SPLTRAK Abstract Submission
Translating Material-Level Characterization of Carbon-Nanotube-Reinforced Composite Gridlines To Module-Level Degradation  
Andre Chavez1,2, Brian Rummel1,2, April Jeffries2, Sang M Han1,2, Nick Bosco3, Brian Rounsaville4, Ajeet Rohatgi4
1University of New Mexico, Albuquerque, NM, United States
/2Osazda Energy , Albuquerque, NM, United States
/3National Renewable Energy Laboratory , Albuquerque, NM, United States
/4Georgia Institute of Technology , Albuquerque, NM, United States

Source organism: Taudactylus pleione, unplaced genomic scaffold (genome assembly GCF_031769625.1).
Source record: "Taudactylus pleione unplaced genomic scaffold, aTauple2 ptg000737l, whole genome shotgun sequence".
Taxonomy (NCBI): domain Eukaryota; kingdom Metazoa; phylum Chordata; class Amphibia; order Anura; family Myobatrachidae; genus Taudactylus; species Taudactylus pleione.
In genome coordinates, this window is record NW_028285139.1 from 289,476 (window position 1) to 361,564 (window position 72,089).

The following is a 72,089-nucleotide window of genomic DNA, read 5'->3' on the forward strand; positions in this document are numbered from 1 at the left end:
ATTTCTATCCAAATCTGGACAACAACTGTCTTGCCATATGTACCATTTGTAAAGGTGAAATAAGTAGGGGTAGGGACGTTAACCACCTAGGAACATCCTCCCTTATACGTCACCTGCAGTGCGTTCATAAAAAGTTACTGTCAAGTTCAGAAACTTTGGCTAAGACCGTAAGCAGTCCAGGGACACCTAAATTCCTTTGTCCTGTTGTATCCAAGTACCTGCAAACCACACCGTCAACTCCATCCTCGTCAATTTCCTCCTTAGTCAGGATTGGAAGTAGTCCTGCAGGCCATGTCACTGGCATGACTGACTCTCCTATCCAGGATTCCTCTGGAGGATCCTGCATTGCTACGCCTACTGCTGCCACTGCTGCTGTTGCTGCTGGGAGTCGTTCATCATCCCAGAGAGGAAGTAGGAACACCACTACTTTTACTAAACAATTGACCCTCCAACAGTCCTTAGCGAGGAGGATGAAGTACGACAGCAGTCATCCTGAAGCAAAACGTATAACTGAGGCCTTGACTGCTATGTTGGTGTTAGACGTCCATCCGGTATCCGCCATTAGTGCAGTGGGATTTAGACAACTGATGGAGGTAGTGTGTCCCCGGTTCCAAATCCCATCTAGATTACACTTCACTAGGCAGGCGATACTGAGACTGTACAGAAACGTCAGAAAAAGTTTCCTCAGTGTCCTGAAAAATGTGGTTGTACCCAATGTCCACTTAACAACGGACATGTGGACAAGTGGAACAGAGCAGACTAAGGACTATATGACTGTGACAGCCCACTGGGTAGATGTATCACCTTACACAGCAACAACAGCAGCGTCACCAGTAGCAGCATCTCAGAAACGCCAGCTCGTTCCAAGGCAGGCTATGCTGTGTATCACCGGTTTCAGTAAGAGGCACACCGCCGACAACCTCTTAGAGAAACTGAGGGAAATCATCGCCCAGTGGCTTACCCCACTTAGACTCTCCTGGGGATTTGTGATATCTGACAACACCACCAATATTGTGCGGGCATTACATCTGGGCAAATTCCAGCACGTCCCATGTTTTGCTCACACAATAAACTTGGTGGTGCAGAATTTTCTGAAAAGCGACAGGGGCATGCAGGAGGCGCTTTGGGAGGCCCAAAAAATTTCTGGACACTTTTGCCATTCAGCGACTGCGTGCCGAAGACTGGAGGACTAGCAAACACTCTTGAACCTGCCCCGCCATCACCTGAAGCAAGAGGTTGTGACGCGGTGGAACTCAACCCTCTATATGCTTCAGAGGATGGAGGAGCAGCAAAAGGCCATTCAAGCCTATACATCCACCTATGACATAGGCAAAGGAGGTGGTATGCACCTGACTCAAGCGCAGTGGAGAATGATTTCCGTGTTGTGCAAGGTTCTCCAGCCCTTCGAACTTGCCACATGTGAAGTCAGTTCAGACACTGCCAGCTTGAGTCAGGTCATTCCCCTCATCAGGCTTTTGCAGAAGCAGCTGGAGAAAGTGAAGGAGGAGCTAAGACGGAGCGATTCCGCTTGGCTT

Cell cracks in PV modules caused by poor handling during shipping and installation as well as from extreme weather events can lead to gradual or immediate power degradation. To directly address cell-crack-induced degradation, we have formulated a carbon nanotube additive for commercial screen printed silver pastes. We have shown in previous work that these metal matrix composites have little to no effect on the cell’s efficiency while enhancing the metallization’s fracture toughness and electrical gap-bridging capability. In this work, we focus on translating materials level characterization techniques to module level degradation. We found that we get conflicting results from two different methods of measuring the metallization’s ability to electrically bridge gaps in cracked solar cells. Mini-module stress testing is currently underway to determine which materials characterization correlates well with the min-module degradation characteristics.